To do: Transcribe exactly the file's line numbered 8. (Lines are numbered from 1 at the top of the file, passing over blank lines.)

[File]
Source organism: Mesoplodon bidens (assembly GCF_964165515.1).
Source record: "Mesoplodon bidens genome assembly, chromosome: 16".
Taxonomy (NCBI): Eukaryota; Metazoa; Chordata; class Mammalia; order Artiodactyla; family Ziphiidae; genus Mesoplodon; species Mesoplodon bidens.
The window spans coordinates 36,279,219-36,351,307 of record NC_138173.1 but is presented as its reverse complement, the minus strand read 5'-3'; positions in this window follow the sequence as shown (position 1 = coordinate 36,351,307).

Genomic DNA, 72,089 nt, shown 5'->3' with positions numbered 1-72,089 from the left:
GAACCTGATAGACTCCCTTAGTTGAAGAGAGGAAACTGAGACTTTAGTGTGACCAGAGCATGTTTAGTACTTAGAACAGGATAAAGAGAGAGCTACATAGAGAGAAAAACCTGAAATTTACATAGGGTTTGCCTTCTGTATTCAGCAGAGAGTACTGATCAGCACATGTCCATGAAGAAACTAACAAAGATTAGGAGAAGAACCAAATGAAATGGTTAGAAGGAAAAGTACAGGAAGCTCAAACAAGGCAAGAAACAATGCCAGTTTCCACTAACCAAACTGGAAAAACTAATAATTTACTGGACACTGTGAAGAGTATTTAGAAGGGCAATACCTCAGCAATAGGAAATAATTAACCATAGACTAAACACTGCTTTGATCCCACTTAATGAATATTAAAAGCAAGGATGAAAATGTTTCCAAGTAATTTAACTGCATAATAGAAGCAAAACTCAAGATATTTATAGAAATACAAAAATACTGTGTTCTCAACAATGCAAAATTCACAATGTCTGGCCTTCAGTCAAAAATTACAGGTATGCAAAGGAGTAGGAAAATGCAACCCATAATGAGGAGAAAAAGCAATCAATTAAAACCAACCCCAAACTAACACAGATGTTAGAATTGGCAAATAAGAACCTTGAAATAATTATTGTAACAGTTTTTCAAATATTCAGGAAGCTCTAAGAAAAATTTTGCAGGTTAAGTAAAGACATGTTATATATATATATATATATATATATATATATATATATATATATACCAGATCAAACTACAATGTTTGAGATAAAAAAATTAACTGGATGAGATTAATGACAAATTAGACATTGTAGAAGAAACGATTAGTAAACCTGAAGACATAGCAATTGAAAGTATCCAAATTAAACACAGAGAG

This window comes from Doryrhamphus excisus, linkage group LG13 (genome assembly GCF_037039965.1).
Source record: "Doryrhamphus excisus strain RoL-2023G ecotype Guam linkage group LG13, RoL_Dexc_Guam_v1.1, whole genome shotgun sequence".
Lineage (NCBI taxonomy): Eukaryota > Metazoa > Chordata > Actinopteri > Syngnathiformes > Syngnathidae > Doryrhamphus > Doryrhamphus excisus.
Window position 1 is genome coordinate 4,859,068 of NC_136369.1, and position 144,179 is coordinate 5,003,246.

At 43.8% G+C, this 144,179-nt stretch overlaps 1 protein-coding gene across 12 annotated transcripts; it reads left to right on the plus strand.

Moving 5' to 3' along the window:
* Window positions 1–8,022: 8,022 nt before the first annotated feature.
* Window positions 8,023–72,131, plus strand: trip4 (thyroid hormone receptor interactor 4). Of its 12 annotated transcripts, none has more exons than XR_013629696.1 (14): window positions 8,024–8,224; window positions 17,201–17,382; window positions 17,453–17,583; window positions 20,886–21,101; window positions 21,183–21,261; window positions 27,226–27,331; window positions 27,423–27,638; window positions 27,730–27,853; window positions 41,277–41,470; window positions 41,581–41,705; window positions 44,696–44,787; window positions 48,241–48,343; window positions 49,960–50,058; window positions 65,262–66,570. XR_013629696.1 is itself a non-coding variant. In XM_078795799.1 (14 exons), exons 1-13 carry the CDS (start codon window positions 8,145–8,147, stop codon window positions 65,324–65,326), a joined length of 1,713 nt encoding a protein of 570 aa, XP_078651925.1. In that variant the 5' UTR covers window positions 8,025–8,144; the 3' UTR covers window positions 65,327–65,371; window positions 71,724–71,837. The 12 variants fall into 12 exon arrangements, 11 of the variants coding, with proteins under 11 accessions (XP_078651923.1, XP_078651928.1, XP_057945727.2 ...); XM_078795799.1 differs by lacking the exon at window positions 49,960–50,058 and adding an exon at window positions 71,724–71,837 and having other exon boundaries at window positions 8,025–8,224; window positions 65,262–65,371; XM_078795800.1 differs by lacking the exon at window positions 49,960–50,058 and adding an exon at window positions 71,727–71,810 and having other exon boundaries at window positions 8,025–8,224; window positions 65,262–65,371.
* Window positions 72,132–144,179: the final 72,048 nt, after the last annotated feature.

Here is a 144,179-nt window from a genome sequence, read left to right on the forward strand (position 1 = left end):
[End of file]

Source record: "Doryrhamphus excisus strain RoL-2023G ecotype Guam linkage group LG13, RoL_Dexc_Guam_v1.1, whole genome shotgun sequence".